TRIP REPORT: GALAPAGOS ISLANDS – 2019 September
Trip report by Lee Hoy
The Galapagos Islands are a photographer and naturalist’s paradise with a plethora of unique and interesting wildlife on every island. The destination beckons the curious and passionate to come and explore beaches, rocky cliffs, open ocean, bays, arid habitat, and forests. Iguanas basking underfoot, boobies waddling along the trail, sea turtles swimming alongside you, frigatebirds soaring overhead, and playful sea lions splashing you in the surf. All this and more were a part of our experience on the September Galapagos Islands trip.
This was my first Galapagos Islands workshop, which I was privileged to co-lead with Kevin. Upon arrival in Quito, we transferred to the San Jose de Puembo Hotel with the beautiful and bird-filled grounds. This hotel is a special treat with not only unique rooms, but with a restaurant and grounds that just lure you into the beauty of Ecuador. A walk around the grounds found me watching Rufous-collared Sparrows, Sparkling Violetears, Black-tailed Trainbearers, Blue-and-White Swallows, Great Thrushes, Golden Grosbeaks, Rusty Flowerpiercers, and Hooded Siskins – just to name a few. Walking from your room to the restaurant was a beautiful trek through well cared for grounds and spectacular neotropical birds.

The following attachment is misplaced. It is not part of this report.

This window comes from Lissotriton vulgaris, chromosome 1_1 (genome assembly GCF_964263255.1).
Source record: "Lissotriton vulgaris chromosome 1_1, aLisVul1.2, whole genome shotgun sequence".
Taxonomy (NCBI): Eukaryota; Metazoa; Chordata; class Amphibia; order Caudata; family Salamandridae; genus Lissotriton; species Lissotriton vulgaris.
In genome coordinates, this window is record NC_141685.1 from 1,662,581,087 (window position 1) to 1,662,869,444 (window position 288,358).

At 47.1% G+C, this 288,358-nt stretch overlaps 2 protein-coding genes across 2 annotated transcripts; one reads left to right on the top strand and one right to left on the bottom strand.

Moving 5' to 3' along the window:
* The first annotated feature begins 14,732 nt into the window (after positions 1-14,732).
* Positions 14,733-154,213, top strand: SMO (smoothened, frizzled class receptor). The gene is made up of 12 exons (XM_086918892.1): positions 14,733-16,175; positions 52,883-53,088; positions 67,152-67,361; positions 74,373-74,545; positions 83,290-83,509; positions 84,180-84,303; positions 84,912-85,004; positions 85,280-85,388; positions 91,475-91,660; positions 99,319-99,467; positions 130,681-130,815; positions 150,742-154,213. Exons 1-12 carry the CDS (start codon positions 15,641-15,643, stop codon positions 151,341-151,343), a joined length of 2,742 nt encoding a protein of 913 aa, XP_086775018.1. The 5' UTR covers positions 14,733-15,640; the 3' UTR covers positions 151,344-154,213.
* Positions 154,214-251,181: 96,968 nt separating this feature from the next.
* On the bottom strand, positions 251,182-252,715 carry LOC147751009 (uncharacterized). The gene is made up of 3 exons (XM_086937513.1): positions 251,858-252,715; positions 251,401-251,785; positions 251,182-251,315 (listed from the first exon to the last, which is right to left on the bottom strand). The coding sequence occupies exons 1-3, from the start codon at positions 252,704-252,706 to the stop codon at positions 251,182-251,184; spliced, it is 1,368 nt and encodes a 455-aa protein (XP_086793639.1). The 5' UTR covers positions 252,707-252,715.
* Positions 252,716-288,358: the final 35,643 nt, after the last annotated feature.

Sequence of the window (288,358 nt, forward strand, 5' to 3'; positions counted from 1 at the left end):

The next morning found us driving over the equator as we headed to Alambi Reserve. This was not our original destination but a landslide had closed the highway upon which the tour would have normally traveled. After a nice drive through many habitats, we finally arrived at the reserve. A short walk to the feeders soon found us immersed in photographing at least 15 species of hummingbirds. While this reserve was not specifically setup for photography, the beauty of the birds nevertheless found us focusing our lenses on White-necked Jacobins, the long billed White-Whiskered Hermit, the very dark Collared Inca whose white collar really stands out among the plumage. Green-crowned Brilliants, Crowned Woodnymphs, and Andean Emeralds also drew our attention. The banana feeders lured in many neotropical birds but my favorite was the almost velvety Crimson-rumped Toucanet. We were able to stay for many hours while other groups came and went in very short stays.
An early evening was necessary so we could get up early and catch our flights for Baltra Island which is the main entry point for the Galapagos Islands National Park. Excitement was running high among our group of photographers and birders. Kevin gave us a presentation each night for the day ahead as this helped prepare us for the birds, animals, plants, reptiles and safety tips to make sure each day was filled with memories that would last a lifetime.